With almost 800 islands and archipelagos, Scotland comprises the northern one-third of the island of Great Britain, with England lying to the south. Scotland's land border with England runs for 96km (60 miles) from the Solway Firth in the west to the North Sea in the east.
The southwesterly winds off the Atlantic Ocean bring heavy rainfall and violent squalls in the winter. In summer, the winds are more westerly, but, even so, Scotland experiences cool weather and frequent rainfall.
The diverse terrain of Scotland is riddled with rivers and lakes. Lakes, known as lochs, are the most striking feature of the landscape. The largest of these is the celebrated Loch Lomond, measuring some 70 square km (27 sq. miles). Major rivers are the Spey, the Dee, the Tay, the Forth, and the Tweed. The Clyde flows into the Atlantic.
The Highlands comprise the entire northwest of Scotland, including Ben Nevis, the highest peak, climbing to 1,343m (4,406 ft.). A marked feature is a series of glens or valleys, running from the northwest to the southeast. The most famous of these is the Great Glen, or Glen More. The best-known lake in this area is Loch Ness, which annually attracts thousands of visitors hoping to get a glimpse of the famous Loch Ness Monster.
In contrast to the Highlands are the Central Lowlands. South of the Grampian Mountains, the Lowlands stretch from northeast to southwest, and are riddled with estuaries, notably the Firth of Forth and the Firth of Clyde.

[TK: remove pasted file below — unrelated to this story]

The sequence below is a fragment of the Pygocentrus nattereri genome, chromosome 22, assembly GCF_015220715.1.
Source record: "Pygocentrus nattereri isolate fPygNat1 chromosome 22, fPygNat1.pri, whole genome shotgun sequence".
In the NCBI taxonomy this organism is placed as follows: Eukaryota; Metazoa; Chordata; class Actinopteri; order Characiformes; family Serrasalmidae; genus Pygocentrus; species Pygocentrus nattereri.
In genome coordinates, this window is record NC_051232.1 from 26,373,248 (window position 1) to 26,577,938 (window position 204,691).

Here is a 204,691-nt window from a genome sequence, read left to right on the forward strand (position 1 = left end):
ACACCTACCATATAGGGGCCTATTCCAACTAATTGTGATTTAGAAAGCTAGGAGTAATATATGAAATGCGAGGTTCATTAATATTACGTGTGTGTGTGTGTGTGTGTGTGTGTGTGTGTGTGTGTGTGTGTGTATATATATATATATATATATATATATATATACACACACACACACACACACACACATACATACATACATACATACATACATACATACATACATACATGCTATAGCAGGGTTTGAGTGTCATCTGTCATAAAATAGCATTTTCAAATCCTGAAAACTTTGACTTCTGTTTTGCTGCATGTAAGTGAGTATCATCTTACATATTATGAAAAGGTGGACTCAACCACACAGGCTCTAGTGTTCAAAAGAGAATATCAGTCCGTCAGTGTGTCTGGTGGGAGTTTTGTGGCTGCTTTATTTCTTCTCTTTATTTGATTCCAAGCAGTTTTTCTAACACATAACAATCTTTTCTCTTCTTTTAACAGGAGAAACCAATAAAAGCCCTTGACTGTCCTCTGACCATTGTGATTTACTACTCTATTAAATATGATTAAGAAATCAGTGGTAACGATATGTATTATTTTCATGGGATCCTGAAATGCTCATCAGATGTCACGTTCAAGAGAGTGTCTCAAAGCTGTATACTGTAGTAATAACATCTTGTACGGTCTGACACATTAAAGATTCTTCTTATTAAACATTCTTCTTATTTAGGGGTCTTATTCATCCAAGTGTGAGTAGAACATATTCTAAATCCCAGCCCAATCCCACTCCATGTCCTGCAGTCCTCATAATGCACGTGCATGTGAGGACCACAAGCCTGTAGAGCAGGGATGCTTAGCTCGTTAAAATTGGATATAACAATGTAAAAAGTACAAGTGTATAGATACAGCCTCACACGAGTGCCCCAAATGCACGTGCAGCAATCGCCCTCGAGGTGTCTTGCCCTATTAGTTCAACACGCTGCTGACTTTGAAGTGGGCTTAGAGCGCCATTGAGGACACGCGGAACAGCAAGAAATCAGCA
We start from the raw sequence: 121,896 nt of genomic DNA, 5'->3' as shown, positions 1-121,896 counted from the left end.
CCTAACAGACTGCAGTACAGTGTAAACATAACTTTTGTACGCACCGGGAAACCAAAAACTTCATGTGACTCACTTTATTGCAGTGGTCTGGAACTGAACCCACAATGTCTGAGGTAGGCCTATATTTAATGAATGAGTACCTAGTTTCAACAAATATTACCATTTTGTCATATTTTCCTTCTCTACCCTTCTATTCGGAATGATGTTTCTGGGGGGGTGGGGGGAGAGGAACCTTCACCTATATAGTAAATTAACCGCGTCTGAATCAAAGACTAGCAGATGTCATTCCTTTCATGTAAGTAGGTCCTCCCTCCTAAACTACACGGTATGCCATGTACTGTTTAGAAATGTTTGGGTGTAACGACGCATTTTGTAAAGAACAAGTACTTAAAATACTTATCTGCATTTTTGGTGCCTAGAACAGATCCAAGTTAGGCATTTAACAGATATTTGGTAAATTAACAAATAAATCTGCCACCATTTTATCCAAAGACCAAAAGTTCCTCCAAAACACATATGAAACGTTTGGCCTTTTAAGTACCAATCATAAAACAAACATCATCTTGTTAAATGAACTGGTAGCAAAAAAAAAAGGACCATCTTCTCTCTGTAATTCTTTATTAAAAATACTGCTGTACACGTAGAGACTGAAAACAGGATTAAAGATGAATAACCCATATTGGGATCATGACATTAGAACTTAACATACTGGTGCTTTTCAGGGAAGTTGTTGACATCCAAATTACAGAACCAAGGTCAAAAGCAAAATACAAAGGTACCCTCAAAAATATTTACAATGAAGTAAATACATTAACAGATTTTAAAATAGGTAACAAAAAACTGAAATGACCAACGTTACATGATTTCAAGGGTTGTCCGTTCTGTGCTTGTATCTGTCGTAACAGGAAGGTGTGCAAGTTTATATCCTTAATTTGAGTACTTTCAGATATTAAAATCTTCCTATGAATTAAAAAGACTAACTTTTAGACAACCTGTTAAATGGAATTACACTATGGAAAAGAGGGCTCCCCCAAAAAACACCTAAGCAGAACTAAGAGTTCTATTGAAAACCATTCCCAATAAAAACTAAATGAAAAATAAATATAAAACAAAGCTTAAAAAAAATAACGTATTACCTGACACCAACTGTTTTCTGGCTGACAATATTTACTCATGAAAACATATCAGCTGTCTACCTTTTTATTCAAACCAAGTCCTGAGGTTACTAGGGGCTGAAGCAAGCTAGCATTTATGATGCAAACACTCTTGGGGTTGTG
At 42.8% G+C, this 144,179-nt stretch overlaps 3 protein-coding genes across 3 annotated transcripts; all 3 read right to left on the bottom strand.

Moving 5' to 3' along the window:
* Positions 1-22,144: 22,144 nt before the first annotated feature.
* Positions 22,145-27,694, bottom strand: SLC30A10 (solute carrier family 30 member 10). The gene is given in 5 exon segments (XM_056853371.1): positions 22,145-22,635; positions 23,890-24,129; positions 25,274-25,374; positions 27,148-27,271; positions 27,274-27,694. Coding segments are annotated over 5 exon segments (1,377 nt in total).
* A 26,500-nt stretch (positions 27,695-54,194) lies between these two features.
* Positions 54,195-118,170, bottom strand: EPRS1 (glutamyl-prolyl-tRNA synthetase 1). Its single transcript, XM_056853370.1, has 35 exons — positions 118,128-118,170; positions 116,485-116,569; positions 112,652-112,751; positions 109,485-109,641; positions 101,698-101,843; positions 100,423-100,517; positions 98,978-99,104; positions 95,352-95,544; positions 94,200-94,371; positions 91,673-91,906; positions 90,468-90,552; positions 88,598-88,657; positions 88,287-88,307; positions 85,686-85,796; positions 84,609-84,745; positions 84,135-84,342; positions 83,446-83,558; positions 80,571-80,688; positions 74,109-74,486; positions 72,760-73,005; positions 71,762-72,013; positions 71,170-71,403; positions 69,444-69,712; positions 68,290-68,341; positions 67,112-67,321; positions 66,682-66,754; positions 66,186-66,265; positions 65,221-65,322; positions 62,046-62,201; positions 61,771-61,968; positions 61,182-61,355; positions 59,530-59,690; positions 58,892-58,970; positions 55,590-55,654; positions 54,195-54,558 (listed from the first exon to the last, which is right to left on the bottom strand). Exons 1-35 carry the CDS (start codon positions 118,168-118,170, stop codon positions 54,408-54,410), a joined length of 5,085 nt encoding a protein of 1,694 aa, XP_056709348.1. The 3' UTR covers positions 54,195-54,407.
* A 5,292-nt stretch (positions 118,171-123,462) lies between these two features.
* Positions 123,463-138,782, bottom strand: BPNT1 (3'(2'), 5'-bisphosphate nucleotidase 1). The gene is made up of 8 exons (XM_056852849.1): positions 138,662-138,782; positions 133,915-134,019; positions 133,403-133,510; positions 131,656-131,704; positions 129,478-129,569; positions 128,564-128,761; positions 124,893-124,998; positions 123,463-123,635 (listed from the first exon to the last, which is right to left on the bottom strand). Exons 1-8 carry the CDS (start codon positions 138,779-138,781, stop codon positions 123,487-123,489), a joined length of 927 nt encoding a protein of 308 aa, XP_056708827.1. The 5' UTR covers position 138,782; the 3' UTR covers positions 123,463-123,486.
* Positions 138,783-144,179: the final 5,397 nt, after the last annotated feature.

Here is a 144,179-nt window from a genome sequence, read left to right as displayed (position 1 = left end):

The Southern Uplands make a continuous "belt," from Galloway, in the west, to Berwickshire, in the east. Reaching a height of only 842m (2,762 ft.), these mountains are much lower than the Highlands. The Tweed River basin divides the region. To the southeast lie the Cheviot Hills. Passing across the Cheviot moorland is the border between England and Scotland.
Most of Scotland's islands lie off the northern and western coast. These archipelagos are divided into three main groups, including the Hebrides (both Inner and Outer), the Shetlands, and the Orkney Islands. The most visited are in the Inner Hebrides, Skye and Mull. In all, the Hebrides contain about 500 islands, the Orkneys consisting of only 90.
Note: This information was accurate when it was published, but can change without notice. Please be sure to confirm all rates and details directly with the companies in question before planning your trip.